Jail booking photos from May 2013.
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Updated: Tuesday, 12 Mar 2013, 10:54 AM CDT
Published : Tuesday, 12 Mar 2013, 10:17 AM CDT
FOND DU LAC (AP) - Some Wisconsin court officials are pushing back against a recent law intended to stiffen punishments for those convicted of viewing child pornography.
The 2012 law calls for a mandatory prison sentence of at least three years, but some judges say the inflexibility prevents them from exercising their best judgment in cases in which a lighter sentence might be appropriate, the Reporter of Fond du Lac reported.
Fond du Lac County Circuit Court Judge Peter Grimm, who worked as both a prosecutor and a public defender before he was elected to the bench 22 years ago, said judges need discretion in sentencing to ensure the punishment fits the circumstances.
"These mandatory minimum sentences fly in the face of current judicial training in which judges are trained to use evidence-based sentences designed to let judges make the best decision based on the facts of the case," Grimm said. "Judges should not be locked into a minimum sentence (just) because the Legislature wants to be tough on crime."
Defense attorney Michael O'Rourke, a former prosecutor in Fond du Lac County, agreed. He gave the hypothetical case of a retiree with a clean record who, in the course of browsing an adult porn site, clicks onto a site that includes child pornography. That's different from someone who already has a record, or who is actively seeking child porn, he said.
"Each case and each defendant are different," he said. "Judges should have the ability to fashion a sentence that is good for both the community and aids defendants in rehabilitation."
The law was sponsored by state Rep. Mark Honadel, R-South Milwaukee, who said he was concerned that judges were letting too many offenders stay out of prison.
"Sentences of less than three years were meant to be issued sparingly but became the standard," Honadel said.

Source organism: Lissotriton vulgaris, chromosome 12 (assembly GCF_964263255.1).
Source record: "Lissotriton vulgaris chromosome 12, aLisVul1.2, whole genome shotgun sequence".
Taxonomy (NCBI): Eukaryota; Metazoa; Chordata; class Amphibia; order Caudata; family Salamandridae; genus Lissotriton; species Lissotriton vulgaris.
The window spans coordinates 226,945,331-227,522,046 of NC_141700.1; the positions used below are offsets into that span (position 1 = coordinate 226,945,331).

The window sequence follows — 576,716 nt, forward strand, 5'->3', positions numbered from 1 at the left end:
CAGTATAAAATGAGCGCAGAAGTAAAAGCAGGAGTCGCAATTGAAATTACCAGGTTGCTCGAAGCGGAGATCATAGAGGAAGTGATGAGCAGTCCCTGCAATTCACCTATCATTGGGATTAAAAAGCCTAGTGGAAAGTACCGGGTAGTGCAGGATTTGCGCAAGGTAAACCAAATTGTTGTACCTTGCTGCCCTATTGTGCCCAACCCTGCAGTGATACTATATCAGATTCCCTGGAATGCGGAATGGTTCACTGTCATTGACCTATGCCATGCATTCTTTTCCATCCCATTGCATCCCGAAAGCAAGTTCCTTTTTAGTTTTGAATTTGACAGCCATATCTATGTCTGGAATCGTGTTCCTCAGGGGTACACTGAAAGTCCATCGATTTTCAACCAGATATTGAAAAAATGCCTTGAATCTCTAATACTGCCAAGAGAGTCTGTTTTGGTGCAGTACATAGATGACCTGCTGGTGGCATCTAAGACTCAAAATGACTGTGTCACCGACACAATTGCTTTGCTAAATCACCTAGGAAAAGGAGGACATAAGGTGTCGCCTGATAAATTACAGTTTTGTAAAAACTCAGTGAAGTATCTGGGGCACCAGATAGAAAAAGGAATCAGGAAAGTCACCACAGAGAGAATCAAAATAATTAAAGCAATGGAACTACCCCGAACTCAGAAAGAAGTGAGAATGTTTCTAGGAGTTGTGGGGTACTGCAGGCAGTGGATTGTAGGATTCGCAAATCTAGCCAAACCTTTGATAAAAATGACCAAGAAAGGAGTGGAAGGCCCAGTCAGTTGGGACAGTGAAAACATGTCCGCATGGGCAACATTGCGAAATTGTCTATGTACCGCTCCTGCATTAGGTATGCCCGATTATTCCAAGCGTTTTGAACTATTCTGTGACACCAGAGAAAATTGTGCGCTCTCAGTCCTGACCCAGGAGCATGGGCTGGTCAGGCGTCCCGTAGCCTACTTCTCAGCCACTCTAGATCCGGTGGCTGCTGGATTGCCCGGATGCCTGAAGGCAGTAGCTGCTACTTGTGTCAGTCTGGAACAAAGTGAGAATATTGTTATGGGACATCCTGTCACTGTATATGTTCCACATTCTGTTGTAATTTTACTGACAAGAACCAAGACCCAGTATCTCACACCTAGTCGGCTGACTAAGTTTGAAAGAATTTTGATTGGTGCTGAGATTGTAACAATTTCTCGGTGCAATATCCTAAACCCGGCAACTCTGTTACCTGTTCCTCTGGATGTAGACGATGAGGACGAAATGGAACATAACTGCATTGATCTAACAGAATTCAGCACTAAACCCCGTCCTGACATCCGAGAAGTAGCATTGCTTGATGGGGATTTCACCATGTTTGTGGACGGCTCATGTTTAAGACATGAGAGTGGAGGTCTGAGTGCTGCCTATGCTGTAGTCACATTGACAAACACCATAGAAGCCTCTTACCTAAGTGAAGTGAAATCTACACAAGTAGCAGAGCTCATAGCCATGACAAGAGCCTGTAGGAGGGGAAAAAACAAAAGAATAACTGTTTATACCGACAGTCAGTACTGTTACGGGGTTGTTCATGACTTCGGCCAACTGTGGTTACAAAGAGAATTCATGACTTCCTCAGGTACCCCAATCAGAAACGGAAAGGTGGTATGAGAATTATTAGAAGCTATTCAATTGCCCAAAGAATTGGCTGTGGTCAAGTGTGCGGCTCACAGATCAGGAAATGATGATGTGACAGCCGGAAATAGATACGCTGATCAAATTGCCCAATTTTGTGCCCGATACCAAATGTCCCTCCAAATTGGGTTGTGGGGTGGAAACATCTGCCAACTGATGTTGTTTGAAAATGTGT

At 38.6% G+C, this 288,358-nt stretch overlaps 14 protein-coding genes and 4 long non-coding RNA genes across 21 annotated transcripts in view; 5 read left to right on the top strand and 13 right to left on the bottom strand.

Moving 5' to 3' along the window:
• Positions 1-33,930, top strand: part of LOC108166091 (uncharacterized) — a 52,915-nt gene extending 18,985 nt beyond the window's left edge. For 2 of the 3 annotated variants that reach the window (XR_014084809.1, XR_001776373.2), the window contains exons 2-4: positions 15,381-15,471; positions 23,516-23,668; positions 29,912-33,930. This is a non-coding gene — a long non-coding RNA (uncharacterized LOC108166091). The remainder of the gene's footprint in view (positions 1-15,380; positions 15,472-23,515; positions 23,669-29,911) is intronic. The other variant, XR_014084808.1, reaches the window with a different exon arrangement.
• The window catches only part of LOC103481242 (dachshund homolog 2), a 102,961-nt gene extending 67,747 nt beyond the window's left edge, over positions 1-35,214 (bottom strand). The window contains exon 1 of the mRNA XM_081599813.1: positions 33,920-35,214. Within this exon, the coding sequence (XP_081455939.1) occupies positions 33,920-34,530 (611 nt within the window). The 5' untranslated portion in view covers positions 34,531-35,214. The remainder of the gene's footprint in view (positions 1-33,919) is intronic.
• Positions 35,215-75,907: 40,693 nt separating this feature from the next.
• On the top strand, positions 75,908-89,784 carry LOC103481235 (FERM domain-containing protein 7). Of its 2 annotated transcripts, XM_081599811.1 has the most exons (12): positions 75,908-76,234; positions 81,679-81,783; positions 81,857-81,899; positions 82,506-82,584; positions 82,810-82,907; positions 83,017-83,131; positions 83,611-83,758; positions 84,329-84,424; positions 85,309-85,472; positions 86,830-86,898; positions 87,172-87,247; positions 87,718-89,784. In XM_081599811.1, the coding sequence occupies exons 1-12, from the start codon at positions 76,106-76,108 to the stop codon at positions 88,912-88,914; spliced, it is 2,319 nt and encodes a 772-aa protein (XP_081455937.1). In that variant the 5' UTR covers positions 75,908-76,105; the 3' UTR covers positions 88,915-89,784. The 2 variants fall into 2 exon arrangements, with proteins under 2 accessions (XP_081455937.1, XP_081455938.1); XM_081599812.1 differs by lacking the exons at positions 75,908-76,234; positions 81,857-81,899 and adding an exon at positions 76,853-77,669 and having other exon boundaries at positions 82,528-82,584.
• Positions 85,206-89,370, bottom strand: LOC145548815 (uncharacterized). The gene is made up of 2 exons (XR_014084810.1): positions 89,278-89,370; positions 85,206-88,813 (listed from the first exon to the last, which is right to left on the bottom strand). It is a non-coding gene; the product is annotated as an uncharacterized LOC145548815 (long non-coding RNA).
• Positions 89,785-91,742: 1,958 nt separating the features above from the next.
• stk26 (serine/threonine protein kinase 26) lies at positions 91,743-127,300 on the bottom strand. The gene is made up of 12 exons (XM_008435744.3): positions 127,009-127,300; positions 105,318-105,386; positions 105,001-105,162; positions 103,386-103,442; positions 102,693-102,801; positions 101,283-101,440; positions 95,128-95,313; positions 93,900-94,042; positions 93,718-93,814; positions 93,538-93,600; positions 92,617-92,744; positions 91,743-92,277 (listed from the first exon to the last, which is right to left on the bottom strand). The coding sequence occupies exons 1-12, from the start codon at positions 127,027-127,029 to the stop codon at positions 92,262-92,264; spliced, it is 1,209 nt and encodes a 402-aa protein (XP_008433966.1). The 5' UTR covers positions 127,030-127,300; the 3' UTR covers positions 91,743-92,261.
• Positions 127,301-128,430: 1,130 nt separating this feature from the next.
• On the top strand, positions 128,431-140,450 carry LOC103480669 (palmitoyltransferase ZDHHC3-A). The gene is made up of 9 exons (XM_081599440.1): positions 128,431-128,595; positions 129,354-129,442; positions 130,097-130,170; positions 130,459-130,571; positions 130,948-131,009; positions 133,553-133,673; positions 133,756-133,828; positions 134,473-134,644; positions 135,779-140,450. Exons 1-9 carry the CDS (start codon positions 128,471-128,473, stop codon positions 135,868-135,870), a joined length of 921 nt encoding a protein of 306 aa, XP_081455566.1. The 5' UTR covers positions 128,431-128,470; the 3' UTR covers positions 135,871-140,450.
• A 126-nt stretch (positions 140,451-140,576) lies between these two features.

Republican state Rep. Jeremy Thiesfeldt, a Fond du Lac lawmaker who backed the law, said he thinks it's fair because it ensures consistent sentences for everyone who commits the same crime.
He also noted an exception to the minimum sentence: A judge can issue lesser penalties if the offender is no more than four years older than the child depicted. The exception was added because of several cases involving teens who traded inappropriate pictures by cellphone.
"This at least allows the judge to recognize that it's a different situation than other cases," Thiesfeldt said.
Prosecutors in Dodge and Fond du Lac counties say the law should provide that sort of flexibility in all cases. The defendants are sometimes willing to plead guilty in exchange for lighter sentences, but might be less willing to do so knowing they'd face at least three years behind bars, Dodge County prosecutor Kurt Klomberg said.
Grimm, the Fond du Lac County judge, said he didn't think that harsher penalties will stop people from surfing online for child porn. Instead he suggested that lawmakers focus less on those who view child porn and more on those who produce it.
"What we need to do is stop the creation of this (pornography) and put in prison the people who are doing these terrible things to the child victims," he said.